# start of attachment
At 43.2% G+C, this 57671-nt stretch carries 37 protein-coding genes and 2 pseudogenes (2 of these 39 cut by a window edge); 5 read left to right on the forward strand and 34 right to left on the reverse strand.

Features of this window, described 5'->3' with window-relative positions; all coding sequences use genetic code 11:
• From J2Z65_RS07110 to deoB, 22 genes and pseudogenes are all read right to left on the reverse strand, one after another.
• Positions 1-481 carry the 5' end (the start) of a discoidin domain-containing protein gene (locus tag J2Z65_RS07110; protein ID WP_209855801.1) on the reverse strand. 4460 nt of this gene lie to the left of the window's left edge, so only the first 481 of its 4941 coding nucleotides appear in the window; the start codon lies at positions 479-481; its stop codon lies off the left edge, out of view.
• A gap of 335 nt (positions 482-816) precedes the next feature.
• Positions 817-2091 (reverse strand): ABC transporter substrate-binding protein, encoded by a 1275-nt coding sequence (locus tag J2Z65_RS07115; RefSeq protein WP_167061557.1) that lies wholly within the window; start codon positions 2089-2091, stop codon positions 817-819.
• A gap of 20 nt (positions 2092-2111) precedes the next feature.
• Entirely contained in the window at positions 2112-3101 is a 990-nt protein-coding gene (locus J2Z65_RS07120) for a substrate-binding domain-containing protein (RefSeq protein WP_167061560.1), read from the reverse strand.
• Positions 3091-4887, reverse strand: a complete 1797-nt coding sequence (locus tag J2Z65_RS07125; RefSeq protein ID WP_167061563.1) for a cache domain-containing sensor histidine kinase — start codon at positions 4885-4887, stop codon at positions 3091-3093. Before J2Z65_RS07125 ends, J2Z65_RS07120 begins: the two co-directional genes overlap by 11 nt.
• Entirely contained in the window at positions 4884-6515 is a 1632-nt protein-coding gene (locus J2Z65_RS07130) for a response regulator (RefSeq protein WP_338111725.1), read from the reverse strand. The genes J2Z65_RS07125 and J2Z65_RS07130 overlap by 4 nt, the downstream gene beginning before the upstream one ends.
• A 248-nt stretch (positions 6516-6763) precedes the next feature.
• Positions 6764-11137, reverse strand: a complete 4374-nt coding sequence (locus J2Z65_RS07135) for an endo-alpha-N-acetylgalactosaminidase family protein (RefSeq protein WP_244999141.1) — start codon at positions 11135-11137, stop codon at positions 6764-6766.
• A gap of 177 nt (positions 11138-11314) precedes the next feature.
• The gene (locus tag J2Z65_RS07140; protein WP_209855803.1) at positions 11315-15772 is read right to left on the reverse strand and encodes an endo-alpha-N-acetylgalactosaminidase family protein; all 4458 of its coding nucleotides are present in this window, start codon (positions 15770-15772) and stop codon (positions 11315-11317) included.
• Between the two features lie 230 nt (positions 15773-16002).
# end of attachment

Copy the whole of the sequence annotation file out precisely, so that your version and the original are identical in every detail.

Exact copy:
At 43.2% G+C, this 57671-nt stretch carries 37 protein-coding genes and 2 pseudogenes (2 of these 39 cut by a window edge); 5 read left to right on the forward strand and 34 right to left on the reverse strand.

Features of this window, described 5'->3' with window-relative positions; all coding sequences use genetic code 11:
• From J2Z65_RS07110 to deoB, 22 genes and pseudogenes are all read right to left on the reverse strand, one after another.
• Positions 1-481 carry the 5' end (the start) of a discoidin domain-containing protein gene (locus tag J2Z65_RS07110; protein ID WP_209855801.1) on the reverse strand. 4460 nt of this gene lie to the left of the window's left edge, so only the first 481 of its 4941 coding nucleotides appear in the window; the start codon lies at positions 479-481; its stop codon lies off the left edge, out of view.
• A gap of 335 nt (positions 482-816) precedes the next feature.
• Positions 817-2091 (reverse strand): ABC transporter substrate-binding protein, encoded by a 1275-nt coding sequence (locus tag J2Z65_RS07115; RefSeq protein WP_167061557.1) that lies wholly within the window; start codon positions 2089-2091, stop codon positions 817-819.
• A gap of 20 nt (positions 2092-2111) precedes the next feature.
• Entirely contained in the window at positions 2112-3101 is a 990-nt protein-coding gene (locus J2Z65_RS07120) for a substrate-binding domain-containing protein (RefSeq protein WP_167061560.1), read from the reverse strand.
• Positions 3091-4887, reverse strand: a complete 1797-nt coding sequence (locus tag J2Z65_RS07125; RefSeq protein ID WP_167061563.1) for a cache domain-containing sensor histidine kinase — start codon at positions 4885-4887, stop codon at positions 3091-3093. Before J2Z65_RS07125 ends, J2Z65_RS07120 begins: the two co-directional genes overlap by 11 nt.
• Entirely contained in the window at positions 4884-6515 is a 1632-nt protein-coding gene (locus J2Z65_RS07130) for a response regulator (RefSeq protein WP_338111725.1), read from the reverse strand. The genes J2Z65_RS07125 and J2Z65_RS07130 overlap by 4 nt, the downstream gene beginning before the upstream one ends.
• A 248-nt stretch (positions 6516-6763) precedes the next feature.
• Positions 6764-11137, reverse strand: a complete 4374-nt coding sequence (locus J2Z65_RS07135) for an endo-alpha-N-acetylgalactosaminidase family protein (RefSeq protein WP_244999141.1) — start codon at positions 11135-11137, stop codon at positions 6764-6766.
• A gap of 177 nt (positions 11138-11314) precedes the next feature.
• The gene (locus tag J2Z65_RS07140; protein WP_209855803.1) at positions 11315-15772 is read right to left on the reverse strand and encodes an endo-alpha-N-acetylgalactosaminidase family protein; all 4458 of its coding nucleotides are present in this window, start codon (positions 15770-15772) and stop codon (positions 11315-11317) included.
• Between the two features lie 230 nt (positions 15773-16002).